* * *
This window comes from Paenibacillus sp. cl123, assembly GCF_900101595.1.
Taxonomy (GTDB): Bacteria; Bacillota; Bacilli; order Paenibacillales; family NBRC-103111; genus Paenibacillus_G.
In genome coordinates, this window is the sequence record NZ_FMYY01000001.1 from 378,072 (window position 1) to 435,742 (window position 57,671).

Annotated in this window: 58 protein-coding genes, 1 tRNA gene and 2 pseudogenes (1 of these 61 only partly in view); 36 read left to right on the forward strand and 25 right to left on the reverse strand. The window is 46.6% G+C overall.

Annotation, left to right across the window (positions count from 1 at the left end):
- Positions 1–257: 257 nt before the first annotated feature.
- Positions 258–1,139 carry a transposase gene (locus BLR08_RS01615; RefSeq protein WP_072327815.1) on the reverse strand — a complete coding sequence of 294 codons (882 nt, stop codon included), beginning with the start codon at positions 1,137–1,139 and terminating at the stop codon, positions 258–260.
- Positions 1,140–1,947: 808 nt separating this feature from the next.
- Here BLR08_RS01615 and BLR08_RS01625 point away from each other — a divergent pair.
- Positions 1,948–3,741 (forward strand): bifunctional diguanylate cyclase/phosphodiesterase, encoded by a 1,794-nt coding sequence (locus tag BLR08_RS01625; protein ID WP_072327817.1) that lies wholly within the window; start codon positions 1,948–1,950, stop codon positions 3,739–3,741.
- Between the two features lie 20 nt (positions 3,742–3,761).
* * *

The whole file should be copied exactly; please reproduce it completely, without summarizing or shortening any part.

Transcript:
This window comes from Paenibacillus sp. cl123, assembly GCF_900101595.1.
Taxonomy (GTDB): Bacteria; Bacillota; Bacilli; order Paenibacillales; family NBRC-103111; genus Paenibacillus_G.
In genome coordinates, this window is the sequence record NZ_FMYY01000001.1 from 378,072 (window position 1) to 435,742 (window position 57,671).

Annotated in this window: 58 protein-coding genes, 1 tRNA gene and 2 pseudogenes (1 of these 61 only partly in view); 36 read left to right on the forward strand and 25 right to left on the reverse strand. The window is 46.6% G+C overall.

Annotation, left to right across the window (positions count from 1 at the left end):
- Positions 1–257: 257 nt before the first annotated feature.
- Positions 258–1,139 carry a transposase gene (locus BLR08_RS01615; RefSeq protein WP_072327815.1) on the reverse strand — a complete coding sequence of 294 codons (882 nt, stop codon included), beginning with the start codon at positions 1,137–1,139 and terminating at the stop codon, positions 258–260.
- Positions 1,140–1,947: 808 nt separating this feature from the next.
- Here BLR08_RS01615 and BLR08_RS01625 point away from each other — a divergent pair.
- Positions 1,948–3,741 (forward strand): bifunctional diguanylate cyclase/phosphodiesterase, encoded by a 1,794-nt coding sequence (locus tag BLR08_RS01625; protein ID WP_072327817.1) that lies wholly within the window; start codon positions 1,948–1,950, stop codon positions 3,739–3,741.
- Between the two features lie 20 nt (positions 3,742–3,761).